College Math Teaching

February 22, 2018

What is going on here: sum of cos(nx)…

Filed under: analysis, derivatives, Fourier Series, pedagogy, sequences of functions, series, uniform convergence — collegemathteaching @ 9:58 pm

This started innocently enough; I was attempting to explain why we have to be so careful when we attempt to differentiate a power series term by term; that when one talks about infinite sums, the “sum of the derivatives” might fail to exist if the sum is infinite.

Anyone who is familiar with Fourier Series and the square wave understands this well:

\frac{4}{\pi} \sum^{\infty}_{k=1} \frac{1}{2k-1}sin((2k-1)x)  = (\frac{4}{\pi})( sin(x) + \frac{1}{3}sin(3x) + \frac{1}{5}sin(5x) +.....) yields the “square wave” function (plus zero at the jump discontinuities)

Here I graphed to 2k-1 = 21

Now the resulting function fails to even be continuous. But the resulting function is differentiable except for the points at the jump discontinuities and the derivative is zero for all but a discrete set of points.

(recall: here we have pointwise convergence; to get a differentiable limit, we need other conditions such as uniform convergence together with uniform convergence of the derivatives).

But, just for the heck of it, let’s differentiate term by term and see what we get:

(\frac{4}{\pi})\sum^{\infty}_{k=1} cos((2k-1)x) = (\frac{4}{\pi})(cos(x) + cos(3x) + cos(5x) + cos(7x) +.....)...

It is easy to see that this result doesn’t even converge to a function of any sort.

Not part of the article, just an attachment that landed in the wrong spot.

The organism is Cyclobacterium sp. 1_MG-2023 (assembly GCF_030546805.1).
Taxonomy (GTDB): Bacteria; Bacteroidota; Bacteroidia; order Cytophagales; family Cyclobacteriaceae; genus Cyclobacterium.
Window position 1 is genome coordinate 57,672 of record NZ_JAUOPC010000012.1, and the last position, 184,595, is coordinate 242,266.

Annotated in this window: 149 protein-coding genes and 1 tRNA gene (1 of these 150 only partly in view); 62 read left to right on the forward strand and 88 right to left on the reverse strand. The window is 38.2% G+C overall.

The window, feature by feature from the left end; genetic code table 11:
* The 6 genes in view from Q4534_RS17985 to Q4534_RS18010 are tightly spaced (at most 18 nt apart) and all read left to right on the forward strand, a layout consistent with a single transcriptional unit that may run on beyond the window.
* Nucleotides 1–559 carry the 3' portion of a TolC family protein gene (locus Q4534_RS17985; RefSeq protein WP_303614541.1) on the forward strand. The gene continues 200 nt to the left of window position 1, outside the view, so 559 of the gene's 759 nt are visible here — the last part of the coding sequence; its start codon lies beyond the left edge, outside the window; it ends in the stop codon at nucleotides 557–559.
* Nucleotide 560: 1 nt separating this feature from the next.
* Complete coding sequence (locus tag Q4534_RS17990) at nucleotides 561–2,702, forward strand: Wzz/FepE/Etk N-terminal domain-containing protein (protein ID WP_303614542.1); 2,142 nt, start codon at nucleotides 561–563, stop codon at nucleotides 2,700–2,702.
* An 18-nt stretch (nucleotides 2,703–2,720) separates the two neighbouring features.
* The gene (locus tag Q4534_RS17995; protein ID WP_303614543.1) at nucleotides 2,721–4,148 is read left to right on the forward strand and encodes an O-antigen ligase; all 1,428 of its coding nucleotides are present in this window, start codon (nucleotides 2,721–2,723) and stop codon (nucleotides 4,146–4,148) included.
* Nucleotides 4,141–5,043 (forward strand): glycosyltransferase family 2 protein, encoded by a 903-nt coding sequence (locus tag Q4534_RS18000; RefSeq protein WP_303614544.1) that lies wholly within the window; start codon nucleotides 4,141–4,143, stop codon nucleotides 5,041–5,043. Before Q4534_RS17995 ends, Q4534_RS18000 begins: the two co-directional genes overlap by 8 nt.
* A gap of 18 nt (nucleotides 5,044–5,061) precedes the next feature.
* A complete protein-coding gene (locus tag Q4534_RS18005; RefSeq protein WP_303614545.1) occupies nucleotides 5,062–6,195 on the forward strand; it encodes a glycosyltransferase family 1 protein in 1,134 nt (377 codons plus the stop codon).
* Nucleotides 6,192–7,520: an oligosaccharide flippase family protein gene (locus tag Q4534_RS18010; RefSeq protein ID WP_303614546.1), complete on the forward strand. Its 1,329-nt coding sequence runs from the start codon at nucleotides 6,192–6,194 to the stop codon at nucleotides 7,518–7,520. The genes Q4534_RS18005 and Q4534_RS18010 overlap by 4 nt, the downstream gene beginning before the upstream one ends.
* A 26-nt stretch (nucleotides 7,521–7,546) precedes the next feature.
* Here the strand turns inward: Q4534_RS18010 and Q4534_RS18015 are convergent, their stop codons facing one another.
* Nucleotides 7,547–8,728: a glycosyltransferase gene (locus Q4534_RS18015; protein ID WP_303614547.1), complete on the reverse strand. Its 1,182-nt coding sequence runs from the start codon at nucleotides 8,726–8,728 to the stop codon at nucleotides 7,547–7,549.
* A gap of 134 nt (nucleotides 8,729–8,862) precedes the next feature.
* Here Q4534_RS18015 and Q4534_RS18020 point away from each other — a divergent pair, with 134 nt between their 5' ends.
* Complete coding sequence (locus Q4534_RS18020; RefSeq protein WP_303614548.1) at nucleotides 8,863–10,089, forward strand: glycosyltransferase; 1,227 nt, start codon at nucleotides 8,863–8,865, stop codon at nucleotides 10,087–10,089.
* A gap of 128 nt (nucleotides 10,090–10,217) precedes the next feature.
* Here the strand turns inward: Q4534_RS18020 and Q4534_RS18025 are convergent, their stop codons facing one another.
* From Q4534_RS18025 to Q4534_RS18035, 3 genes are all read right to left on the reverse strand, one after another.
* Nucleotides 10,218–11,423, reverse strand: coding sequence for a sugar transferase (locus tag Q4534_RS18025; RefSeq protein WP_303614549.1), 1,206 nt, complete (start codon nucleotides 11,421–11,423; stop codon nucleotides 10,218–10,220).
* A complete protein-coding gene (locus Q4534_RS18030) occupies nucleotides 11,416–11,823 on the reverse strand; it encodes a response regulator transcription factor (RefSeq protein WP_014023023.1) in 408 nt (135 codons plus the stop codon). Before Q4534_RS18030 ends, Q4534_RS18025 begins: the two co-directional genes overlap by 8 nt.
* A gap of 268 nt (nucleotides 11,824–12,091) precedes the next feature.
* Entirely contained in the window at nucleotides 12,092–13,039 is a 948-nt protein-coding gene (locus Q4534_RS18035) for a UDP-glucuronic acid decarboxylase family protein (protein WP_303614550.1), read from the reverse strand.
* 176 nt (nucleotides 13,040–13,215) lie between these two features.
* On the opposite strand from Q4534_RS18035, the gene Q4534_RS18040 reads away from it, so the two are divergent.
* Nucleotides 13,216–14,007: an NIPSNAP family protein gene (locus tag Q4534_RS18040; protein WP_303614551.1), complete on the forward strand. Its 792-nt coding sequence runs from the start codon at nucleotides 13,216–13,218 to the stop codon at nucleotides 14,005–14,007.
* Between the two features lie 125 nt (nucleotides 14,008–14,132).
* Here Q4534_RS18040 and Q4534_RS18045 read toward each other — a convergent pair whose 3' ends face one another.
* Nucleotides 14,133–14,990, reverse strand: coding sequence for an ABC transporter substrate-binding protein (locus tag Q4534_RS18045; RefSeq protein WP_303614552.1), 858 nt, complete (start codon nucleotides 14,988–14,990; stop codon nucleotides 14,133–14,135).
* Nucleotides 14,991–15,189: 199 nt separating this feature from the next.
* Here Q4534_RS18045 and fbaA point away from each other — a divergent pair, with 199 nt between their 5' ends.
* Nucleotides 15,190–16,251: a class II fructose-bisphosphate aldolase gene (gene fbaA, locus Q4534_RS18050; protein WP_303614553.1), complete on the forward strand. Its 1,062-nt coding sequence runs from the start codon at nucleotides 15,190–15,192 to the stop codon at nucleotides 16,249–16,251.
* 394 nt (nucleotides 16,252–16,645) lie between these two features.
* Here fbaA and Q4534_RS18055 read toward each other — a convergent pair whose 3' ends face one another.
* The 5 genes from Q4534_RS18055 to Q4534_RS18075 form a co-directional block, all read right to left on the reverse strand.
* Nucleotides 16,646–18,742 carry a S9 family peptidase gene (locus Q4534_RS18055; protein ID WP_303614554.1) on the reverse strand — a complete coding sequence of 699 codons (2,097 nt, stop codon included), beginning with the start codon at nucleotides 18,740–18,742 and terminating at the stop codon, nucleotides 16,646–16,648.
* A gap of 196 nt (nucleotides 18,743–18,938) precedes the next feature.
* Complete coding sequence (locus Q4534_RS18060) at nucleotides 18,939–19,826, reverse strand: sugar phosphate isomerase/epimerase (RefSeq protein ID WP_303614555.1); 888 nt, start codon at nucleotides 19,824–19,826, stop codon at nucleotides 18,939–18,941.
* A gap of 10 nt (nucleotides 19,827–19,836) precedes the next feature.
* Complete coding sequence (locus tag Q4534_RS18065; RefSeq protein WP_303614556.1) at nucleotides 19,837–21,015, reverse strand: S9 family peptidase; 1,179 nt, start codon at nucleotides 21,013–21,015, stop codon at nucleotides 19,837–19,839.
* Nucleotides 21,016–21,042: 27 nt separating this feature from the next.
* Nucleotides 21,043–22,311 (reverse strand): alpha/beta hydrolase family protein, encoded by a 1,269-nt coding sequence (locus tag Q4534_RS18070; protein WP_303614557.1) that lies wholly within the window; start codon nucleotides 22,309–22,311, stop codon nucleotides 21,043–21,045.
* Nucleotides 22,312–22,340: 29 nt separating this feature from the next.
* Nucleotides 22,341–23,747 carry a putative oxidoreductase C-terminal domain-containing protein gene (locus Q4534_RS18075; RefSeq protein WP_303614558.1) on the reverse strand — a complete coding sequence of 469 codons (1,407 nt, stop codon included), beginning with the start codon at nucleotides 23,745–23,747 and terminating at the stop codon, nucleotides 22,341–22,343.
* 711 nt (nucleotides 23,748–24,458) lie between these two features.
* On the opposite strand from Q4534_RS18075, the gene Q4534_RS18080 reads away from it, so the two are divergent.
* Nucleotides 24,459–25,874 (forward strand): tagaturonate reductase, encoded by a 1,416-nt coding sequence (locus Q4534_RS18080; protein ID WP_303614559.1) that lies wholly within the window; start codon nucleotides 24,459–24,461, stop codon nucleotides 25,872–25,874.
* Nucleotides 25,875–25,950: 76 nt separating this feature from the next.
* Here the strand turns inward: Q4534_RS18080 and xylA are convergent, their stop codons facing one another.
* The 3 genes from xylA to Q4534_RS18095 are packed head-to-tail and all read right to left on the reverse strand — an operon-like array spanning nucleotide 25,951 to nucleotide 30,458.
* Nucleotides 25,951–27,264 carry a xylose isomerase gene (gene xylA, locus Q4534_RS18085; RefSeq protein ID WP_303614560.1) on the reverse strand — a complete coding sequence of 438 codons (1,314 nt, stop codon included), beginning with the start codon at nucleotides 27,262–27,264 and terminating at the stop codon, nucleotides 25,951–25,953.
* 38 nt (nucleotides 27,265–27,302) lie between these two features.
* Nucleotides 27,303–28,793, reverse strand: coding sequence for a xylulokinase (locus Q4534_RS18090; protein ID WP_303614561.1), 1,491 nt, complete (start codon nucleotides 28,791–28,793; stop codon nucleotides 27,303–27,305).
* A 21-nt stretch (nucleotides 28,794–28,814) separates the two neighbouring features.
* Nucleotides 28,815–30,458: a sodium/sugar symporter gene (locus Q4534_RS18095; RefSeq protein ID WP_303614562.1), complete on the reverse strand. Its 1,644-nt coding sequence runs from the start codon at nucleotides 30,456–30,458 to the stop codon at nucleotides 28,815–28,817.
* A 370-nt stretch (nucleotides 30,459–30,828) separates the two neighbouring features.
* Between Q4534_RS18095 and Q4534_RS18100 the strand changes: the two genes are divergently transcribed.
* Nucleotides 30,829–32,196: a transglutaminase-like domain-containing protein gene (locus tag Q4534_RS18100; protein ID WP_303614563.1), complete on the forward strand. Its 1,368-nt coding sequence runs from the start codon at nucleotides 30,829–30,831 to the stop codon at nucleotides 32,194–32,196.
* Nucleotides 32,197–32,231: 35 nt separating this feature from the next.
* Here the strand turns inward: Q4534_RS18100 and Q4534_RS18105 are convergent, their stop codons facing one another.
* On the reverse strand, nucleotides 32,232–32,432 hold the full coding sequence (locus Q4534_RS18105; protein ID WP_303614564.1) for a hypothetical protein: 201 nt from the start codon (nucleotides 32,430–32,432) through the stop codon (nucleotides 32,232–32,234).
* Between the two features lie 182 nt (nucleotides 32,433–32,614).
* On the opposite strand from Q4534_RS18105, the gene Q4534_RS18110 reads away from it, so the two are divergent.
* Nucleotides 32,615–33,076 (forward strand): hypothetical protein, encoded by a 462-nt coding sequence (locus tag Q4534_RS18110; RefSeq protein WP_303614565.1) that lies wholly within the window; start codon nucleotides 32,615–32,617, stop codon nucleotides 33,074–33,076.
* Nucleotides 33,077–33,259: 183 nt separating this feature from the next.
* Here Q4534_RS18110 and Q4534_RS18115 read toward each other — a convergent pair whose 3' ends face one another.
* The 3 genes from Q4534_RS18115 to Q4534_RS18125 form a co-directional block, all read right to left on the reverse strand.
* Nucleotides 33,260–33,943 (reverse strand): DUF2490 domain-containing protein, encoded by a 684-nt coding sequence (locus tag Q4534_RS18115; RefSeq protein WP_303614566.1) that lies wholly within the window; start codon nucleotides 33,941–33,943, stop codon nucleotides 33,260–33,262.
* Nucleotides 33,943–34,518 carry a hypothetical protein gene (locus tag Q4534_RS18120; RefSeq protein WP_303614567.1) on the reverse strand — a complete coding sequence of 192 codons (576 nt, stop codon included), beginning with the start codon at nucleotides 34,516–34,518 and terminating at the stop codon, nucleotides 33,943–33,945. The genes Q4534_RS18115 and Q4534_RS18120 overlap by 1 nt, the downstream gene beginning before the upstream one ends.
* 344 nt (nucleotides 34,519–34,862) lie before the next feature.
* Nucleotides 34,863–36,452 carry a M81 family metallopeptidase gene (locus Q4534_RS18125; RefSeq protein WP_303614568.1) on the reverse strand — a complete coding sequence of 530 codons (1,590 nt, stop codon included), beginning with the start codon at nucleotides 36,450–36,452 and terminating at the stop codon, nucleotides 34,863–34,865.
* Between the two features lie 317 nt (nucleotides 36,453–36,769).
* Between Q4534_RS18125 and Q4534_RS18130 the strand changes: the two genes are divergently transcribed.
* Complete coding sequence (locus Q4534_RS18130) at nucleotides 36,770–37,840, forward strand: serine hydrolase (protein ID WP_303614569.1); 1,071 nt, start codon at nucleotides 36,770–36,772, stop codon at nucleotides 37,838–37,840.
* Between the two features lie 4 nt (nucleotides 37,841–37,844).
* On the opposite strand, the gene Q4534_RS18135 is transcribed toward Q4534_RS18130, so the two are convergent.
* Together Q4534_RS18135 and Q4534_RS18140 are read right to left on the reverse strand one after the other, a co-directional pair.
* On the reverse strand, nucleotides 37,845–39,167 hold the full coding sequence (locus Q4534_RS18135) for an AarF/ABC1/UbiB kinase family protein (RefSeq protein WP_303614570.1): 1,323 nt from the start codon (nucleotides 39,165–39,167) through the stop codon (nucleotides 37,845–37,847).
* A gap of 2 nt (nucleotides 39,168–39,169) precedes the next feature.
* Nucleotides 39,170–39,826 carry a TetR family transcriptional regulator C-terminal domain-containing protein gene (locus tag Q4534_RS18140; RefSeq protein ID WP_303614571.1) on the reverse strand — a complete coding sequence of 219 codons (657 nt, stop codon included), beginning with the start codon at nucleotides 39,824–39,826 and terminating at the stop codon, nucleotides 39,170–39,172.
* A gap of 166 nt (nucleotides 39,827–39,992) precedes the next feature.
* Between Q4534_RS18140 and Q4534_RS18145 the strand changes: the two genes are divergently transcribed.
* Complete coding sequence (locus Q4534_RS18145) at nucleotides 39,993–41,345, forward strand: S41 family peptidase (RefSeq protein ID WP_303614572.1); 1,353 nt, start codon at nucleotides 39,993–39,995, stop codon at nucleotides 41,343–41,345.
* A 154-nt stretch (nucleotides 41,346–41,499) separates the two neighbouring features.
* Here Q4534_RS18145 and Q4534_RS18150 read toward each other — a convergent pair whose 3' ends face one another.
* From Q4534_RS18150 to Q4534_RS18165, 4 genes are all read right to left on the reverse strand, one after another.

Example: let’s see what happens at x = \frac{\pi}{4}: cos(\frac{\pi}{4}) = \frac{1}{\sqrt{2}}

cos(\frac{\pi}{4}) + cos(3\frac{\pi}{4}) =0

cos(\frac{\pi}{4}) + cos(3\frac{\pi}{4}) + cos(5\frac{\pi}{4}) = -\frac{1}{\sqrt{2}}

cos(\frac{\pi}{4}) + cos(3\frac{\pi}{4}) + cos(5\frac{\pi}{4}) + cos(7\frac{\pi}{4}) = 0

And this repeats over and over again; no limit is possible.

Something similar happens for x = \frac{p}{q}\pi where p, q are relatively prime positive integers.

But something weird is going on with this sum. I plotted the terms with 2k-1 \in \{1, 3, ...35 \}

(and yes, I am using \frac{\pi}{4} csc(x) as a type of “envelope function”)

BUT…if one, say, looks at cos(29x) + cos(31x) + cos(33x) + cos(35x)

we really aren’t getting a convergence (even at irrational multiples of \pi ). But SOMETHING is going on!

I decided to plot to cos(61x)

Something is going on, though it isn’t convergence. Note: by accident, I found that the pattern falls apart when I skipped one of the terms.

This is something to think about.

I wonder: for all x \in (0, \pi), sup_{n \in \{1, 3, 5, 7....\}}|\sum^{n}_{k \in \{1,3,..\}}cos(kx)| \leq |csc(x)| and we can somehow get close to csc(x) for given values of x by allowing enough terms…but the value of x is determined by how many terms we are using (not always the same value of x ).

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